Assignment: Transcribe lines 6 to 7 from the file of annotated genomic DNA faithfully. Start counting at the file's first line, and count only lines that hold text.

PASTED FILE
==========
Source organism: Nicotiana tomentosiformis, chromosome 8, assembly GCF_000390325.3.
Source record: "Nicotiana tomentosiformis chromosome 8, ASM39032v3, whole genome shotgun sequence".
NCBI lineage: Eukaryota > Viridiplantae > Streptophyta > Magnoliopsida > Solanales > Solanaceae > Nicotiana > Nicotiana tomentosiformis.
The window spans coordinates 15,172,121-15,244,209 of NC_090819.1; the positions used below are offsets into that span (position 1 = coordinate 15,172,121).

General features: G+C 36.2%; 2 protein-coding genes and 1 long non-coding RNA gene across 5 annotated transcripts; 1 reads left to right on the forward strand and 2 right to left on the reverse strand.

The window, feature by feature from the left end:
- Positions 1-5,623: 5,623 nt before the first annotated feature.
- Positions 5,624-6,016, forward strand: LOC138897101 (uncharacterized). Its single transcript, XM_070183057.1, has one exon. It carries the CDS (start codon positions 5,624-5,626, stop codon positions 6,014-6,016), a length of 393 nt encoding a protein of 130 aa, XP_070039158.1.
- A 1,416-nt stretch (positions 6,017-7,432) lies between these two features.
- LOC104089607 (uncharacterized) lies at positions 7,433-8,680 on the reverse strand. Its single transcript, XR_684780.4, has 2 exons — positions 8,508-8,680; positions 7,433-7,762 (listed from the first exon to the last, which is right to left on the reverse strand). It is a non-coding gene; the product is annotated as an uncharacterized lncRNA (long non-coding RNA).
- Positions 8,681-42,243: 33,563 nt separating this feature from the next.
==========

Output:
The window, feature by feature from the left end:
- Positions 1-5,623: 5,623 nt before the first annotated feature.